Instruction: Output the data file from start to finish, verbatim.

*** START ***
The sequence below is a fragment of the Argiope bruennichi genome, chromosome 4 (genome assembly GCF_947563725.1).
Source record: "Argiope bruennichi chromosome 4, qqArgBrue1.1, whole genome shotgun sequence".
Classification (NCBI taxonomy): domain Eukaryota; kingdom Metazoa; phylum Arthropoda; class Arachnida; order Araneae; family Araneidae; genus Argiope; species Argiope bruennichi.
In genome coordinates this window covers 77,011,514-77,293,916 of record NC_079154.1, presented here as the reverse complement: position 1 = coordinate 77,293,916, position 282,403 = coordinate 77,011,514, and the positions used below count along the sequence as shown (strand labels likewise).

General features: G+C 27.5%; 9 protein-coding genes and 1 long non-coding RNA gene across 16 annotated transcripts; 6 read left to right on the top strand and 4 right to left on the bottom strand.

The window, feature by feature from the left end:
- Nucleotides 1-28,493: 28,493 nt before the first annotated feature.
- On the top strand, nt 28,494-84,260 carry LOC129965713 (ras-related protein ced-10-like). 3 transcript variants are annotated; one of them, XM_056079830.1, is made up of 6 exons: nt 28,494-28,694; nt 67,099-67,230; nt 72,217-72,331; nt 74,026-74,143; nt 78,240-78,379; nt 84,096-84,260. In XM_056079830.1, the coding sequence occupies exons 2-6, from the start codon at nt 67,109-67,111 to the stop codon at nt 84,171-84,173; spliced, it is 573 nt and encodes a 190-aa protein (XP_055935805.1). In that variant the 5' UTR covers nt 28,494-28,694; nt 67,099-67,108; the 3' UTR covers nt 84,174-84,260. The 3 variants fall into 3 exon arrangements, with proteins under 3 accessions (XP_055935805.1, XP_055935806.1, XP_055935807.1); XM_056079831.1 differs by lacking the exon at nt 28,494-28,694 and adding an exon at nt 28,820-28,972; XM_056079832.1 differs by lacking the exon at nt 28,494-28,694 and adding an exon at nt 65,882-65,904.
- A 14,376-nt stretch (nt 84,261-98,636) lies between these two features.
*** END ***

The sequence below is a fragment of the Argiope bruennichi genome, chromosome 4 (genome assembly GCF_947563725.1).
Source record: "Argiope bruennichi chromosome 4, qqArgBrue1.1, whole genome shotgun sequence".
Classification (NCBI taxonomy): domain Eukaryota; kingdom Metazoa; phylum Arthropoda; class Arachnida; order Araneae; family Araneidae; genus Argiope; species Argiope bruennichi.
In genome coordinates this window covers 77,011,514-77,293,916 of record NC_079154.1, presented here as the reverse complement: position 1 = coordinate 77,293,916, position 282,403 = coordinate 77,011,514, and the positions used below count along the sequence as shown (strand labels likewise).

General features: G+C 27.5%; 9 protein-coding genes and 1 long non-coding RNA gene across 16 annotated transcripts; 6 read left to right on the top strand and 4 right to left on the bottom strand.

The window, feature by feature from the left end:
- Nucleotides 1-28,493: 28,493 nt before the first annotated feature.
- On the top strand, nt 28,494-84,260 carry LOC129965713 (ras-related protein ced-10-like). 3 transcript variants are annotated; one of them, XM_056079830.1, is made up of 6 exons: nt 28,494-28,694; nt 67,099-67,230; nt 72,217-72,331; nt 74,026-74,143; nt 78,240-78,379; nt 84,096-84,260. In XM_056079830.1, the coding sequence occupies exons 2-6, from the start codon at nt 67,109-67,111 to the stop codon at nt 84,171-84,173; spliced, it is 573 nt and encodes a 190-aa protein (XP_055935805.1). In that variant the 5' UTR covers nt 28,494-28,694; nt 67,099-67,108; the 3' UTR covers nt 84,174-84,260. The 3 variants fall into 3 exon arrangements, with proteins under 3 accessions (XP_055935805.1, XP_055935806.1, XP_055935807.1); XM_056079831.1 differs by lacking the exon at nt 28,494-28,694 and adding an exon at nt 28,820-28,972; XM_056079832.1 differs by lacking the exon at nt 28,494-28,694 and adding an exon at nt 65,882-65,904.
- A 14,376-nt stretch (nt 84,261-98,636) lies between these two features.